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Making a bottle rocket

Have you ever seen someone create a rocket using a soft drink bottle? In this clip, Surfing Scientist Ruben Meerman attempts to 'supersize science'. You will find out how he made a model rocket and see slow-motion footage of the rocket as it shoots up into the sky.

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Egg bungee jump: Connected learning experience (CLE)

In this investigation, the properties of materials are investigated in the context of modelling a bungee jump by an egg. There is an emphasis on linking the physical properties of materials to their use in order to solve a real-world problem.

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Liquefied natural gas

Find out what liquefied natural gas (LNG) is and how it is produced and used. This is an information sheet describing the characteristics of LNG as well as how LNG is processed, stored, transported and used. It includes an image of an LNG tanker.

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Types of matter: solids, liquids and gases

Select samples from an outdoor setting. Magnify the substances to atomic level so that the particles they consist of can be seen. Sort the substances into groups based on how the particles are arranged and how they move. Classify the substances as solids, liquids or gases. For example, classify argon as a gas and ice as ...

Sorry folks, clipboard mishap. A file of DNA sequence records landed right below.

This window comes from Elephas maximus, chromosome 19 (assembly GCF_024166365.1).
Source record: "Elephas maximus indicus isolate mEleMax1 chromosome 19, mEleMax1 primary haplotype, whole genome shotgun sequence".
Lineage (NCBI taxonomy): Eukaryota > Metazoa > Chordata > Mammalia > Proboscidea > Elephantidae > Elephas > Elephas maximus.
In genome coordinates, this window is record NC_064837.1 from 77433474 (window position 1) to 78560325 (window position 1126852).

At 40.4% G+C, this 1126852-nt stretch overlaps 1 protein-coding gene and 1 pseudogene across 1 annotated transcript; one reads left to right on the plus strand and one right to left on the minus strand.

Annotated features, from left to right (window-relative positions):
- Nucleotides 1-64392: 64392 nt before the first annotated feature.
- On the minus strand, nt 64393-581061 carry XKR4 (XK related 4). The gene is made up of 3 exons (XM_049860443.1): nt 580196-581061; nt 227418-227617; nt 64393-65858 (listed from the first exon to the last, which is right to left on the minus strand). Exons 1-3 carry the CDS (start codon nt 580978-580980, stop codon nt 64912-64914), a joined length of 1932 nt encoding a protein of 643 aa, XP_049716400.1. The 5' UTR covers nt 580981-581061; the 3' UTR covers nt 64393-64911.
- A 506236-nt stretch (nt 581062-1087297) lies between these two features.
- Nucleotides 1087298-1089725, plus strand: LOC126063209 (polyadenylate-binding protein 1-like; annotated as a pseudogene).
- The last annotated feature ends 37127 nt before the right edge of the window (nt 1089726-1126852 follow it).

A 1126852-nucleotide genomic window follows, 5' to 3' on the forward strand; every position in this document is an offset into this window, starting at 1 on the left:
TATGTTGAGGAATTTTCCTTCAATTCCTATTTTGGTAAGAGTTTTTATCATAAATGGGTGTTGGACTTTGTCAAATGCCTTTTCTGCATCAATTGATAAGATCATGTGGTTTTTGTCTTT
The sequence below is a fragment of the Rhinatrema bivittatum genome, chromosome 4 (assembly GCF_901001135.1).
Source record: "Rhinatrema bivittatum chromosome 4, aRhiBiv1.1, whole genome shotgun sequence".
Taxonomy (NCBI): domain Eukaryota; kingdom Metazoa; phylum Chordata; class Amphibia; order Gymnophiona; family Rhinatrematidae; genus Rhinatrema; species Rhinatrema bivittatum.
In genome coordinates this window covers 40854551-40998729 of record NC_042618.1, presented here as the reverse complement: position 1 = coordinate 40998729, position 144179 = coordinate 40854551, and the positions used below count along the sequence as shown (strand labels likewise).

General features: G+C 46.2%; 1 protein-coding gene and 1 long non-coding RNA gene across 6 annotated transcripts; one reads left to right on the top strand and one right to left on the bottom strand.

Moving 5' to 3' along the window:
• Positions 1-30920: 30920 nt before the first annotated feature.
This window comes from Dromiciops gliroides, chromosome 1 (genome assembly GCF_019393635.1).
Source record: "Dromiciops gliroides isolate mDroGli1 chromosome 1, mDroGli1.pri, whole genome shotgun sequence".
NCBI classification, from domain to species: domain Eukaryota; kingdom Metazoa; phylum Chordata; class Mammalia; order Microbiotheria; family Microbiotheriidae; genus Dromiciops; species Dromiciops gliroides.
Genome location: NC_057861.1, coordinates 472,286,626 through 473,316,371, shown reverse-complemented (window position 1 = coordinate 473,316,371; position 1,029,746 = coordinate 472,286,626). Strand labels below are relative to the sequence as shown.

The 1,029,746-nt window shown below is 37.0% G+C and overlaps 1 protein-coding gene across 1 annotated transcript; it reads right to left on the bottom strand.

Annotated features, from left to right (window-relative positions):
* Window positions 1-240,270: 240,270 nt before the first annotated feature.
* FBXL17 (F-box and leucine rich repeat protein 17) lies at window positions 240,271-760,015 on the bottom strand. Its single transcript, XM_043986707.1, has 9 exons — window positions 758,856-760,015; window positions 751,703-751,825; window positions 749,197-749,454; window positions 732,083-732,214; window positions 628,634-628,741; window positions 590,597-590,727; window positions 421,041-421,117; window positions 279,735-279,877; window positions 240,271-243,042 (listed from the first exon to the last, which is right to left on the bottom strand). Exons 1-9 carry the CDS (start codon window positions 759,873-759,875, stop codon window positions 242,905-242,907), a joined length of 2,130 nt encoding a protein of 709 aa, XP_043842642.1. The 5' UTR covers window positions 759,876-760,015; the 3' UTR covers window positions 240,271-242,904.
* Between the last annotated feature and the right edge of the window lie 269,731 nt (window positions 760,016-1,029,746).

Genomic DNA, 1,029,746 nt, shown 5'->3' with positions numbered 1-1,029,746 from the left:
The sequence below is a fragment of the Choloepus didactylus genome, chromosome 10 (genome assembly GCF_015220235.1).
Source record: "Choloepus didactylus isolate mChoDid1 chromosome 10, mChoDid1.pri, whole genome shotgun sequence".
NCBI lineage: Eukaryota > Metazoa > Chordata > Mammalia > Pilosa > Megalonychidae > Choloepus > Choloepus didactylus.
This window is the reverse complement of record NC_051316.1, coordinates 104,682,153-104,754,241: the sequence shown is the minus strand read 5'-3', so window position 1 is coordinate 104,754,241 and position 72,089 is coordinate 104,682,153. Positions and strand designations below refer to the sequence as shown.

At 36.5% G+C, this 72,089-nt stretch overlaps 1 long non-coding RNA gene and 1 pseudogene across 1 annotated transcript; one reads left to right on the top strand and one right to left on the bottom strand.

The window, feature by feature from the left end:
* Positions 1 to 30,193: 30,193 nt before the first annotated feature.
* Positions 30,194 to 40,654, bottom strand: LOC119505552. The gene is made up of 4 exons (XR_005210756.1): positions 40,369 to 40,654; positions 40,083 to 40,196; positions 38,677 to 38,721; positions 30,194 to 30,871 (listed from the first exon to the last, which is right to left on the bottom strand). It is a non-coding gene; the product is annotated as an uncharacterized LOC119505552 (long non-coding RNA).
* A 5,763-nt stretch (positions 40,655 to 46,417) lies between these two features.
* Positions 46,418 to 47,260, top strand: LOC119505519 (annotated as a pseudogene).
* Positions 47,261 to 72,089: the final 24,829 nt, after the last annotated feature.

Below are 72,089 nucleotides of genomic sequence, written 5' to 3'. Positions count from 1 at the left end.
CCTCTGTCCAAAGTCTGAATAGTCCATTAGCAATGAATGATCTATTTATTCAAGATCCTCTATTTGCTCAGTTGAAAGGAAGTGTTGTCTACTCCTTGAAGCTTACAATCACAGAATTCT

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Popcorn, pikelets and chemical reactions: Connected Learning Experience

In this Connected Learning Experience students explore important chemical reactions such as neutralisation and combustion and their application in our world. They students will review the signs that indicate a chemical reaction has taken place and then apply this knowledge to their investigations.

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Plasticine investigators: Connected Learning Experience (CLE)

This online resource introduces concepts of physical change. Students investigate the physical changes made to plasticine when it is manipulated in different ways, including the softening of the material by warming.

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The surface tension of water

Imagine you could walk on water! Some insects can do just that. Watch as the Surfing Scientist uses a paperclip and a glass of water to demonstrate how this is possible.

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Properties and behaviour of gases

All substances are made up of tiny particles. A change in temperature can change the way these particles behave. Watch as the Surfing Scientist demonstrates how a gas behaves when it is heated. Find out whether the balloon gets sucked or pushed into the bottle!

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How do you make bread?

Have you ever made bread? This clip shows a girl learning to make bread at home with her mother. You will also see how different types of bread are made.

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From the dairy to the shop

Have you ever wondered about the steps involved in getting milk from a cow to you? This clip tells the story of milk, from the dairy farm to the supermarket. Discover where cream comes from and how milk is made safe to drink.